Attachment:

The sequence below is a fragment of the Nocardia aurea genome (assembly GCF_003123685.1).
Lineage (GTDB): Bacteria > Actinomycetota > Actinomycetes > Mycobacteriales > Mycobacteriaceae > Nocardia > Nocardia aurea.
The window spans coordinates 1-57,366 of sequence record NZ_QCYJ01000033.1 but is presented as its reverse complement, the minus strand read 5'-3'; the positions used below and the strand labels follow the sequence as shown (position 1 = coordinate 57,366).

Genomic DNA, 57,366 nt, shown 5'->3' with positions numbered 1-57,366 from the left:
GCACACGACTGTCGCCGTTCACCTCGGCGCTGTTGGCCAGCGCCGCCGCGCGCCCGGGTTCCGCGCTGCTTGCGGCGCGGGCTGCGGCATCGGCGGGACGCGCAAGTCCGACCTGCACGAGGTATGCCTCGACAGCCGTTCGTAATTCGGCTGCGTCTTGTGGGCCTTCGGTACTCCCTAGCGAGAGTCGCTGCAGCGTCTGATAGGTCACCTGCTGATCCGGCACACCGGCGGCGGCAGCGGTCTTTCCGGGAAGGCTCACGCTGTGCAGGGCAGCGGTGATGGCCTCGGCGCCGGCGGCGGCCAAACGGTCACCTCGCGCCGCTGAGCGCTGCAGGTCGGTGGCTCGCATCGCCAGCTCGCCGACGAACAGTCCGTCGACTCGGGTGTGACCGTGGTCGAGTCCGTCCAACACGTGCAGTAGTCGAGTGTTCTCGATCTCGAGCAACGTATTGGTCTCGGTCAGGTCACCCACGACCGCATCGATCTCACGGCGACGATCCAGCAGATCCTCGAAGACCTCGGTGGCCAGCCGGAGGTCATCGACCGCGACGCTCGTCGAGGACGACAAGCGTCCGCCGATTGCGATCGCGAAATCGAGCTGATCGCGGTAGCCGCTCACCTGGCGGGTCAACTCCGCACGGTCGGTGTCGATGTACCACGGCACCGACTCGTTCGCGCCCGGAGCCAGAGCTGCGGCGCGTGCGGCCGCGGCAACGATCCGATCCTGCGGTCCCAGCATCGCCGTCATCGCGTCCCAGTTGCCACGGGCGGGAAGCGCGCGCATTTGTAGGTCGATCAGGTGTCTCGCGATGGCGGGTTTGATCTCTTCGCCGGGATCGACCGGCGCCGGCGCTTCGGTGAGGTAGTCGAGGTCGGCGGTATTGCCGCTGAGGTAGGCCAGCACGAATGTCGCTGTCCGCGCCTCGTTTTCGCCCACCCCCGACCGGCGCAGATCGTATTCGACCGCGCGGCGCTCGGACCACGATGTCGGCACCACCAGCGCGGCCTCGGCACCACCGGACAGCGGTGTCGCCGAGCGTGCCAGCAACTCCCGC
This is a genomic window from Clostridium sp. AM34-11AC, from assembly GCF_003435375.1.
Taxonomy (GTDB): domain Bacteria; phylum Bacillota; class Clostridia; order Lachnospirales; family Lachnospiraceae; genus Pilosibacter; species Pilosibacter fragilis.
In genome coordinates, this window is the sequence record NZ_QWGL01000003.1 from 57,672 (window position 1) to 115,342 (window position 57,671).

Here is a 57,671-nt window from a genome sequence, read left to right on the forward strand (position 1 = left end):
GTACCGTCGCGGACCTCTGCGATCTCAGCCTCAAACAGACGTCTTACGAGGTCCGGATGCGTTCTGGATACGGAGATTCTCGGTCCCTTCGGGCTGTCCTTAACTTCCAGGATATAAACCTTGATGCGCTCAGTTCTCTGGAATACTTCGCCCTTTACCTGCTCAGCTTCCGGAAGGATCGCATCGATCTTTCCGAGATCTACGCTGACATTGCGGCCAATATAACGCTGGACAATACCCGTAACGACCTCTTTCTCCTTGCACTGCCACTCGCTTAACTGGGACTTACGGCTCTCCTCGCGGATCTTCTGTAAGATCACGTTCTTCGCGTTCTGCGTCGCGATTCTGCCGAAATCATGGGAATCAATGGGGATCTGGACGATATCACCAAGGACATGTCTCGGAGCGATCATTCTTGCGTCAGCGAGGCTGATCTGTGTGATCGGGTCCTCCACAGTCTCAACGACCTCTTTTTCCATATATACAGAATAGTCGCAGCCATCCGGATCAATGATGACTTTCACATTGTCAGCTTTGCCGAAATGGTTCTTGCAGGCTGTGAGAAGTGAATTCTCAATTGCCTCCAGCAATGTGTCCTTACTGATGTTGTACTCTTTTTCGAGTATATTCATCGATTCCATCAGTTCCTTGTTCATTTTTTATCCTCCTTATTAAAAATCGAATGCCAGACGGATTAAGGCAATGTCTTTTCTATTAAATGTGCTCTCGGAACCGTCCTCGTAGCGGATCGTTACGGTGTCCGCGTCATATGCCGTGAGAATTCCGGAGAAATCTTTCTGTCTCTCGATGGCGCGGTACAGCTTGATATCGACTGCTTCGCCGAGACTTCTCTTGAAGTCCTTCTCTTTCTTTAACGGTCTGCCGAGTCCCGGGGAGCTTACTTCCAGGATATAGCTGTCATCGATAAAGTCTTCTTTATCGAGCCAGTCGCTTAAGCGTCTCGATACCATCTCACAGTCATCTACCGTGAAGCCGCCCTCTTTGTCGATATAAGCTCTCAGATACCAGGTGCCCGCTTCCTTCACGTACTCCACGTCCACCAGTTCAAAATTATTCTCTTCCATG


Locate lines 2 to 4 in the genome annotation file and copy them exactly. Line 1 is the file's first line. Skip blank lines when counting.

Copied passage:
Lineage (GTDB): Bacteria > Actinomycetota > Actinomycetes > Mycobacteriales > Mycobacteriaceae > Nocardia > Nocardia aurea.
The window spans coordinates 1-57,366 of sequence record NZ_QCYJ01000033.1 but is presented as its reverse complement, the minus strand read 5'-3'; the positions used below and the strand labels follow the sequence as shown (position 1 = coordinate 57,366).

Genomic DNA, 57,366 nt, shown 5'->3' with positions numbered 1-57,366 from the left: